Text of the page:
There is still opportunity for individuals to submit proposals to speak at the workshop. Ideal proposals will highlight emerging challenges or novel solutions for reaching out to a global, multilingual audience. The deadline for speaker proposals is March 14, but early submission is strongly encouraged. See the Call for Participationfor more details.

This workshop is made possible by the generous support of the LIDER project, which will organize a roadmapping workshop on linked data and content analytics as one of the tracks at Multilingual Web Workshop.

In February, VisionMobile published Developer Economics Q1 2014: State of the Developer Nation, which “presents the latest trends in app development, based on our survey of over 7,000 developers” from 127 countries. I spoke with Matos Kapetanakis (Marketing Manager) and Dimitris Michalakos (Web Technology Lead) about key findings from the survey, especially related to the Open Web Platform.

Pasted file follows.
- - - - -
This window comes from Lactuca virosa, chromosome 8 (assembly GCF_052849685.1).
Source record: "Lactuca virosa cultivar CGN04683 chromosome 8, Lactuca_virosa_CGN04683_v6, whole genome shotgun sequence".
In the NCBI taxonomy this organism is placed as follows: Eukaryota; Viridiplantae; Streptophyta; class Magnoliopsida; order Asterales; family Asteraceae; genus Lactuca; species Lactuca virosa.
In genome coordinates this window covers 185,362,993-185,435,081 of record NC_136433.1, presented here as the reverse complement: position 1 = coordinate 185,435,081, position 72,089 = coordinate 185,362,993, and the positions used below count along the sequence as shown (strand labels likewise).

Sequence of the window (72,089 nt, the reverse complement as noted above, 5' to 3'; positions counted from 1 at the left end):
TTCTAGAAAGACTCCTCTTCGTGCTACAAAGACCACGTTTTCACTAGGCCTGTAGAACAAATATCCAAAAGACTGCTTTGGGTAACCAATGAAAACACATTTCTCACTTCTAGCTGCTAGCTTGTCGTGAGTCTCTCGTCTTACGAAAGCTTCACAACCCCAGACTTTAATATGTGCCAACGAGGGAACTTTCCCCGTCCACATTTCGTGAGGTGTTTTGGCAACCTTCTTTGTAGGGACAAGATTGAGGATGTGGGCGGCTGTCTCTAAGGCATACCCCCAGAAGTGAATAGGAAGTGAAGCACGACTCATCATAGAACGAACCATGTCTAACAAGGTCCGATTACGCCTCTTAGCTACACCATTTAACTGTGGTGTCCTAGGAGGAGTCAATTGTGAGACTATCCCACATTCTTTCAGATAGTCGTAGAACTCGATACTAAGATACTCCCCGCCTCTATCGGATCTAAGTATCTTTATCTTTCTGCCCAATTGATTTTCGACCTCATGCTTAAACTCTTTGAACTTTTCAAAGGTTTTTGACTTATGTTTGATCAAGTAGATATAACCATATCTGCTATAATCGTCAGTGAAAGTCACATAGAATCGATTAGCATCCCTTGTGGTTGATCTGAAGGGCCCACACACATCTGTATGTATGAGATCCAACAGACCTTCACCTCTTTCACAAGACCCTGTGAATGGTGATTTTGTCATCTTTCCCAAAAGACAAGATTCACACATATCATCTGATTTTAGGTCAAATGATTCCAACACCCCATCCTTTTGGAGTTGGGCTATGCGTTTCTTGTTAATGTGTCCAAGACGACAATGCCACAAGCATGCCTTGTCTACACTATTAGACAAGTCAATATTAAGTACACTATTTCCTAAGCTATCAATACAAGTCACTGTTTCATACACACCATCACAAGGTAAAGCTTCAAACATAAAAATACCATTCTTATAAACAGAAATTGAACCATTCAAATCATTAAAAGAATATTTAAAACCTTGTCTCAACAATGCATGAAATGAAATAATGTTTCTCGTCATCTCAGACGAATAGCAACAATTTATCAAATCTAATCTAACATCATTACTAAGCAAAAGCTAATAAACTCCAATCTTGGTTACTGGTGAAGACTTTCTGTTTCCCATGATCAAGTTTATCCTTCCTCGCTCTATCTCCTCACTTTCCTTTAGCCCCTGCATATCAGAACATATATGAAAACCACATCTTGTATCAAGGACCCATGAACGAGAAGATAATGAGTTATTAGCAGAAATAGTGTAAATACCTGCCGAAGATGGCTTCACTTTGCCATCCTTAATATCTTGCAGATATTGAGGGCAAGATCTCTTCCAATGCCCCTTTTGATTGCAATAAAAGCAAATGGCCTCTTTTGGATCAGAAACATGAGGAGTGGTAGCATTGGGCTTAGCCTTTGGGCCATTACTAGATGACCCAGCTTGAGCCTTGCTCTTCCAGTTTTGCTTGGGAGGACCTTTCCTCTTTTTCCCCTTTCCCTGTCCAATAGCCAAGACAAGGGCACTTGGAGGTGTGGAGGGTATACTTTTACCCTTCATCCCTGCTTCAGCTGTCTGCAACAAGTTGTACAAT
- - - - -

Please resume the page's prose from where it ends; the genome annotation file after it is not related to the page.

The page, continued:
IJ:What do you want to accomplish with the survey?

MK:Our Developer Economics series, now in its 7th edition, is an ongoing research project about the App economy, based on the largest developer surveys. Our goals are to track how developer trends evolve over time and to investigate the important issues of platform, monetization, and tools. Our aim is to help drive awareness of the developer ecosystem, as well as to help developers make the best choices. For this edition we surveyed 7000 developers, making this the largest developer survey to date. Developer Economics is freely available for download thanks to our partners.